I jog everyday and teach children how to play basketball. There are some insects on the path where I jog and on the basketball court, and I’m sure we unintentionally kill a few of them. We live in a place where there are lots of trees and forests so it would be difficult to get rid of bugs. Am I violating the first precep?


If you go to exercise your legs or do walking meditation in the open air you are likely to step on some beings.

It can be unintentionally caused by not looking where you put your feet or due to an inability to see.

If it was due to carelessness, then that carelessness is blameworthy much like drunk-driving ie.

If one is lost in unwholesome thought and steps on some insect, one is essentially reckless and not concerned about the consequences of one's action as they might affect others.

If however one was blind and went to do walking meditation, unaware of the stepping on bugs one is then blameless. An incident like this is in the pali texts.

If going for a run you would see the road in front covered in bugs and worms, would you still run on it seeing that you would inevitably kill?

Some would out of compassion for those beings do something else.

It seems like we are generally uncomfortable knowing that for certain we are going to step on bugs, that enough to not go through with it.

However if we think there is a chance of not stepping on other beings in the process we roll the dice.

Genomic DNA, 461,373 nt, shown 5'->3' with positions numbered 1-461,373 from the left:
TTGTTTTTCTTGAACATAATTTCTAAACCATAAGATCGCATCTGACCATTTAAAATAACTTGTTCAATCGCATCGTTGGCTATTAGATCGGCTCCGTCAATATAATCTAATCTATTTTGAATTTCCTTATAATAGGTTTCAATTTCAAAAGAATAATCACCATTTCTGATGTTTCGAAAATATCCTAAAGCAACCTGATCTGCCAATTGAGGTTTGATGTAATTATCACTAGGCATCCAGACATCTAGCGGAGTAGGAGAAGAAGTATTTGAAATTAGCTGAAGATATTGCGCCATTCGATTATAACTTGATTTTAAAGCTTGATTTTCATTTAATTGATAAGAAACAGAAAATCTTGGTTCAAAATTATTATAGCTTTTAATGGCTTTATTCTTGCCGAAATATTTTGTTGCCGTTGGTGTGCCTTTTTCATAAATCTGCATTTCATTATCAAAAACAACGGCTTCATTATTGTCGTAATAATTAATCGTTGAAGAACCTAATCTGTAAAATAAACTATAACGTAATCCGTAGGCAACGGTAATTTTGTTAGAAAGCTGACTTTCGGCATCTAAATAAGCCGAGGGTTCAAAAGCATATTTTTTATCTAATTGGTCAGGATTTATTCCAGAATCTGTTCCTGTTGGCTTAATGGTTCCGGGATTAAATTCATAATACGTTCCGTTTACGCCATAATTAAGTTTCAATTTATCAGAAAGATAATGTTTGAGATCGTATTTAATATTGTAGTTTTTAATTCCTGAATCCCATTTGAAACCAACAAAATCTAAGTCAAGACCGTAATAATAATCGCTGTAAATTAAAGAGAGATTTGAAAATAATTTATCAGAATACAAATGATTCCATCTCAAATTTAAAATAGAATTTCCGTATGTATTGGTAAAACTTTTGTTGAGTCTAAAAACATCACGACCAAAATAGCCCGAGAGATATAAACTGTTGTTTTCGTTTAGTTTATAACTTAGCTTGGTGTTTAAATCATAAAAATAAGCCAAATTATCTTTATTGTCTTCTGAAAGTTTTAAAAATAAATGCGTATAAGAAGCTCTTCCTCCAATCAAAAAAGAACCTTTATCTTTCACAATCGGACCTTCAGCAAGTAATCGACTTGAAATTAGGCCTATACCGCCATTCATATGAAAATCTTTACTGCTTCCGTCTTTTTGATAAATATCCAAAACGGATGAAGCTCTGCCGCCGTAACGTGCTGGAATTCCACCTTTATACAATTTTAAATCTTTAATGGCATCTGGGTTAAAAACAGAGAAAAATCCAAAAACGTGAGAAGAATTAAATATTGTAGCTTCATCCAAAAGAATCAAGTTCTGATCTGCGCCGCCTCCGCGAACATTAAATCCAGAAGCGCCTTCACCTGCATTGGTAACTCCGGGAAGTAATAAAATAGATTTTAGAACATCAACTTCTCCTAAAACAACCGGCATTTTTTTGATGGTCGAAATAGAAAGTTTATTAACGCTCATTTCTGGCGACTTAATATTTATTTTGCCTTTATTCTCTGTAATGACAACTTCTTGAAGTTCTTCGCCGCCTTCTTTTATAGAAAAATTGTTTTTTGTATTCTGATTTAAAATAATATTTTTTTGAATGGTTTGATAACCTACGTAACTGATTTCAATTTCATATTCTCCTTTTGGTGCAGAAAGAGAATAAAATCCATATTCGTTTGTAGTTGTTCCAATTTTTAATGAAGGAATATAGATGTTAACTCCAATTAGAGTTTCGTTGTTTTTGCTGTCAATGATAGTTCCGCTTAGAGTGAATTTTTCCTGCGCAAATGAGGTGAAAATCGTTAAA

It's akin to this analogy; Drunk-driving is bad because one puts lives at risk, therefore all driving is bad if and to the extent that it puts lives at risk.

As i see it we do not say that all driving is always bad but some circumstances are certainly seen to be more or less unjustified and blameworthy.

If a monk jumps of a high cliff and unintentionally lands on someone's head he is not blamed for killing but he is blamed for jumping from that cliff.

We should think about actions more as long run evaluation of this or that resolve rather than focusing on the short-term.

Ie; what are the consequences of this if performed 100, 1000, 10000 times.

It is on this basis society blames drunk driving in that even if nothing bad happened it doesn't matter as it is a variable circumstance.

I hope you get the sentiment i try to communicate, there is a reason why we don't see monks running around playing sports in general.

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I am sure when he first said it he just meant we shouldn't go around killing each other. Over the years it has come to mean an ants life is worth the same as a humans. Both are valid depending on your point of view. It is just some words. Interpret it how you wish.

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Of course, if you are observing the first precept, you must not intentionally kill those insects on your jogging path i.e. if you see them while jogging, you should avoid them.

On the other hand, on a regular jogging track that many people use, you would find that insects and other animals would start to avoid this path and find other routes.

If you unintentionally killed an insect on a regular jogging track, that's ok.

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Formally the Vinaya, or Buddhist monastic law, states this about killing:

pli-tv-bu-vb-pc61There is no offence if it is unintentional; if (he is) not thinking; if he does not know; if he is not meaning death; if he is mad, if he is the first wrong-doer.

In particular, notice that ignoring the knowledge that there are living creatures on sports grounds is also intentional and therefore harmful if one proceeds to practice sports and thereby kill insects. How to resolve this?

One observes that small creatures flee the sun. Because of this, one can skillfully choose a time for sports when small creatures will be safe from harm. Children will understand this logic, therefore adults can as well.

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